A bipartisan group of elected officials on Long Island on Tuesday called on Gov. Kathy Hochul and the state legislature to tighten New York’s controversial non-cash bail law.
While Republicans, including gubernatorial candidate Lee Zeldin, have long made tightening bail laws a top priority in the face of crime spikes, frustrated suburban Democrats have joined the cause, pressuring members of their own party in Albany to address their shortcomings to fix.
“It’s not a Democrat or Republican issue. It’s about the safety of our residents,” said Freeport Mayor Robert Kennedy, a Democrat and former president of the New York State Conference of Mayors, who attended the Garden City news conference.
Kennedy said too many recidivists end up back on the streets after being arrested.
He said an accused thief was arrested twice in Freeport in two days recently.
The defendant was released from custody after allegedly stealing a car and another vehicle the next day. The suspect jumped into Freeport Creek to try to escape officers, which required the use of a helicopter and other means to arrest him.
“Grand thefts are out of control. Give judges discretion to arrest repeat offenders,” Kennedy said.
“We all need to sit down and amend these bail bond reform laws in the near future.”
Other Democrats attending the event included Village of Thomaston Mayor Steven Weinberg and Nassau County Legislature Denise Ford.
New York City Mayor Eric Adams also said more bail law changes were needed.
Republican Bruce Blakeman, executive director of Nassau County, said elected officials — regardless of party affiliation — have banded together with the goal of “protecting our communities, our neighborhoods and our constituents’ homes.”
“Every part of this state has a criminal pandemic going on that has made us all less safe. If someone comes to your house tonight and breaks into your house because you are at a parent-teacher conference or at dinner, if that person is arrested that night, that person will not be there the next day. ….It’s over and over and over again. This is crazy and we need to stop it,” Blakeman said Tuesday.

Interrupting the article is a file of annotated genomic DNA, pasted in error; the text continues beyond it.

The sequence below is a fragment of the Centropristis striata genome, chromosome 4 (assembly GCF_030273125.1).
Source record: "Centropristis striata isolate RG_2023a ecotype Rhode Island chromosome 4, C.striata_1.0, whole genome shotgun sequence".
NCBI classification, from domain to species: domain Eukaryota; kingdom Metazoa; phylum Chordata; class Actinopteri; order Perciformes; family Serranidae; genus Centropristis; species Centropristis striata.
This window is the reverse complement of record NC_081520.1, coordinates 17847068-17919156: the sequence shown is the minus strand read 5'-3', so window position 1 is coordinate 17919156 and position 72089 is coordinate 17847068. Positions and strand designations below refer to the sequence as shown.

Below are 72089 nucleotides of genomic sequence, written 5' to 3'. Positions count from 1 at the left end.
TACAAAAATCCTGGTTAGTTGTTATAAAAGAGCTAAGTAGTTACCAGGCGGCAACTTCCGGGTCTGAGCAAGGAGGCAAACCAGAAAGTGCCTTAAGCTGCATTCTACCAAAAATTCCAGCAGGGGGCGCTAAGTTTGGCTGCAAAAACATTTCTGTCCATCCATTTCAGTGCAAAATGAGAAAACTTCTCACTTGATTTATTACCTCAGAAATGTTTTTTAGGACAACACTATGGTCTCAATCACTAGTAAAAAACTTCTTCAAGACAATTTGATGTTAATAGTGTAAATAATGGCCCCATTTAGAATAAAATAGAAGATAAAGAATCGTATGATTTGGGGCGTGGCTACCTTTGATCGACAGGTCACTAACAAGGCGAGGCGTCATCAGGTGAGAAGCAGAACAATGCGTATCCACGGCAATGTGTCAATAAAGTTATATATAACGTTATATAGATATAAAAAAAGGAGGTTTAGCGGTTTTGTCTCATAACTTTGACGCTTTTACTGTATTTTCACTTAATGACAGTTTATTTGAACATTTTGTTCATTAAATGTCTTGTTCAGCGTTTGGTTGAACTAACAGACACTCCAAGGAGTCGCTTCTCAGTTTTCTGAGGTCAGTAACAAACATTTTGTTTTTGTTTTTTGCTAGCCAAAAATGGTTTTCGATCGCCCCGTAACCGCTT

“We need the governor and the state legislature to go into session tomorrow. We need them to say and act, that they’re going to stop this madness, that they’re going to lift cashless bail.”
Nassau County District Attorney Anne Donnelly, a Republican who last year defeated her Democratic opponent Senator Todd Kaminsky, a former federal attorney who voted for bail reform, said “criminals are emboldened” because of the lax bail law.
“Extreme bail and investigation laws have complicated the work of prosecutors and law enforcement. I have a hard time keeping prosecutors. You are overwhelmed. More importantly, these changes have made the safety of New Yorkers and Nassau County residents less secure,” Donnelly said.
“We need people to challenge their state senators and state legislators and send them a very simple message: These laws need to be changed today. Restoration of Judicial Discretion. I do not ask for a mandatory deposit in every case. I ask for an opportunity to present arguments if we think bail should be posted in a particular case.”